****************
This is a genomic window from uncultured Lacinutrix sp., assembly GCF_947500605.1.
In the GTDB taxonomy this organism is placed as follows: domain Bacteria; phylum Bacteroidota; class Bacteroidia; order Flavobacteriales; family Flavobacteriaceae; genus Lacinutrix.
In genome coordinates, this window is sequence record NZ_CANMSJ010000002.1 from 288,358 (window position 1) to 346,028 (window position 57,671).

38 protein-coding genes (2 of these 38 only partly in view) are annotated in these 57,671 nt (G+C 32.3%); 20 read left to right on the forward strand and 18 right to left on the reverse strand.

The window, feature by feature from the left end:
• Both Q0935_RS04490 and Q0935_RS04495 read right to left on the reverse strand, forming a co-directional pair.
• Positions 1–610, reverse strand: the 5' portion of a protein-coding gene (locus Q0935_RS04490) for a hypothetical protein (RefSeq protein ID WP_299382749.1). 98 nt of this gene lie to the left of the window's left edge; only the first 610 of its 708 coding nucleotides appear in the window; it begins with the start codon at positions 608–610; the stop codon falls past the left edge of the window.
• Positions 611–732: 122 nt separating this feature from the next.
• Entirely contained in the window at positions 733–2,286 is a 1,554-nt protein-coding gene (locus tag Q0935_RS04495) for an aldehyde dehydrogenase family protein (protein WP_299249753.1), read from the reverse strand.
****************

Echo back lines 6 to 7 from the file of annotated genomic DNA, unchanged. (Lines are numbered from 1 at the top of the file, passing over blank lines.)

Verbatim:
• Both Q0935_RS04490 and Q0935_RS04495 read right to left on the reverse strand, forming a co-directional pair.
• Positions 1–610, reverse strand: the 5' portion of a protein-coding gene (locus Q0935_RS04490) for a hypothetical protein (RefSeq protein ID WP_299382749.1). 98 nt of this gene lie to the left of the window's left edge; only the first 610 of its 708 coding nucleotides appear in the window; it begins with the start codon at positions 608–610; the stop codon falls past the left edge of the window.